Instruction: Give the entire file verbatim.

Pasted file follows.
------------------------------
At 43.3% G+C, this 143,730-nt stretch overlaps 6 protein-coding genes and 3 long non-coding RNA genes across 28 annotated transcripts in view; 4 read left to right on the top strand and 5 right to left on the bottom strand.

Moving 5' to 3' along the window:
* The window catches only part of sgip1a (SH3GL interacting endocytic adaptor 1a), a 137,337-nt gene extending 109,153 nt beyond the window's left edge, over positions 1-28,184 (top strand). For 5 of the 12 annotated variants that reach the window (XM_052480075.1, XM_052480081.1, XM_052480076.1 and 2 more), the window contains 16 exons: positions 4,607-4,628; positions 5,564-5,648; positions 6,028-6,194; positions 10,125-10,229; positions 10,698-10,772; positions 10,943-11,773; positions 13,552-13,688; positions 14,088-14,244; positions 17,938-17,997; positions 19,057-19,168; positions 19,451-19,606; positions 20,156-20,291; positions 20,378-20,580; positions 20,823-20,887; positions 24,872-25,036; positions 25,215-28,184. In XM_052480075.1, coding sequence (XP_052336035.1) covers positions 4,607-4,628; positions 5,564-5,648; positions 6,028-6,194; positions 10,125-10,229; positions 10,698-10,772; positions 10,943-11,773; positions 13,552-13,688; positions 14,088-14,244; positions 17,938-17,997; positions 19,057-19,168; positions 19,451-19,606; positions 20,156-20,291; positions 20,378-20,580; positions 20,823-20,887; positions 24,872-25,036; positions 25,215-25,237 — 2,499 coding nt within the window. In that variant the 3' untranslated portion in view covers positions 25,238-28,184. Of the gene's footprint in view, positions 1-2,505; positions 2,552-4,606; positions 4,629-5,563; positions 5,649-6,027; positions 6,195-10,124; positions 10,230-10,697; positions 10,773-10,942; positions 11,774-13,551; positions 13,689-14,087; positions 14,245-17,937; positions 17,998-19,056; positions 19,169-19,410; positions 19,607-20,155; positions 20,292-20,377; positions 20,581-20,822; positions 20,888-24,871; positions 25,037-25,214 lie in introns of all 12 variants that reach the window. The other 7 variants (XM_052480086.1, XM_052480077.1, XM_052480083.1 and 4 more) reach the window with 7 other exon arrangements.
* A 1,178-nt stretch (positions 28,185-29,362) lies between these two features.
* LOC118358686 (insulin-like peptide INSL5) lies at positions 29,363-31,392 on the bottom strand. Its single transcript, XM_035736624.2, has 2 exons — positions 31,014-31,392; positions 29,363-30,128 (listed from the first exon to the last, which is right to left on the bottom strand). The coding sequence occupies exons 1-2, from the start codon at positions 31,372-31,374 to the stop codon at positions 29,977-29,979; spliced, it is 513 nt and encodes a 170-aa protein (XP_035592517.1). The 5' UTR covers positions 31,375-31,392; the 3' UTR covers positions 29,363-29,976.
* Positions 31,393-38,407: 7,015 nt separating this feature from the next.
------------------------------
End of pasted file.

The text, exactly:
At 43.3% G+C, this 143,730-nt stretch overlaps 6 protein-coding genes and 3 long non-coding RNA genes across 28 annotated transcripts in view; 4 read left to right on the top strand and 5 right to left on the bottom strand.

Moving 5' to 3' along the window:
* The window catches only part of sgip1a (SH3GL interacting endocytic adaptor 1a), a 137,337-nt gene extending 109,153 nt beyond the window's left edge, over positions 1-28,184 (top strand). For 5 of the 12 annotated variants that reach the window (XM_052480075.1, XM_052480081.1, XM_052480076.1 and 2 more), the window contains 16 exons: positions 4,607-4,628; positions 5,564-5,648; positions 6,028-6,194; positions 10,125-10,229; positions 10,698-10,772; positions 10,943-11,773; positions 13,552-13,688; positions 14,088-14,244; positions 17,938-17,997; positions 19,057-19,168; positions 19,451-19,606; positions 20,156-20,291; positions 20,378-20,580; positions 20,823-20,887; positions 24,872-25,036; positions 25,215-28,184. In XM_052480075.1, coding sequence (XP_052336035.1) covers positions 4,607-4,628; positions 5,564-5,648; positions 6,028-6,194; positions 10,125-10,229; positions 10,698-10,772; positions 10,943-11,773; positions 13,552-13,688; positions 14,088-14,244; positions 17,938-17,997; positions 19,057-19,168; positions 19,451-19,606; positions 20,156-20,291; positions 20,378-20,580; positions 20,823-20,887; positions 24,872-25,036; positions 25,215-25,237 — 2,499 coding nt within the window. In that variant the 3' untranslated portion in view covers positions 25,238-28,184. Of the gene's footprint in view, positions 1-2,505; positions 2,552-4,606; positions 4,629-5,563; positions 5,649-6,027; positions 6,195-10,124; positions 10,230-10,697; positions 10,773-10,942; positions 11,774-13,551; positions 13,689-14,087; positions 14,245-17,937; positions 17,998-19,056; positions 19,169-19,410; positions 19,607-20,155; positions 20,292-20,377; positions 20,581-20,822; positions 20,888-24,871; positions 25,037-25,214 lie in introns of all 12 variants that reach the window. The other 7 variants (XM_052480086.1, XM_052480077.1, XM_052480083.1 and 4 more) reach the window with 7 other exon arrangements.
* A 1,178-nt stretch (positions 28,185-29,362) lies between these two features.
* LOC118358686 (insulin-like peptide INSL5) lies at positions 29,363-31,392 on the bottom strand. Its single transcript, XM_035736624.2, has 2 exons — positions 31,014-31,392; positions 29,363-30,128 (listed from the first exon to the last, which is right to left on the bottom strand). The coding sequence occupies exons 1-2, from the start codon at positions 31,372-31,374 to the stop codon at positions 29,977-29,979; spliced, it is 513 nt and encodes a 170-aa protein (XP_035592517.1). The 5' UTR covers positions 31,375-31,392; the 3' UTR covers positions 29,363-29,976.
* Positions 31,393-38,407: 7,015 nt separating this feature from the next.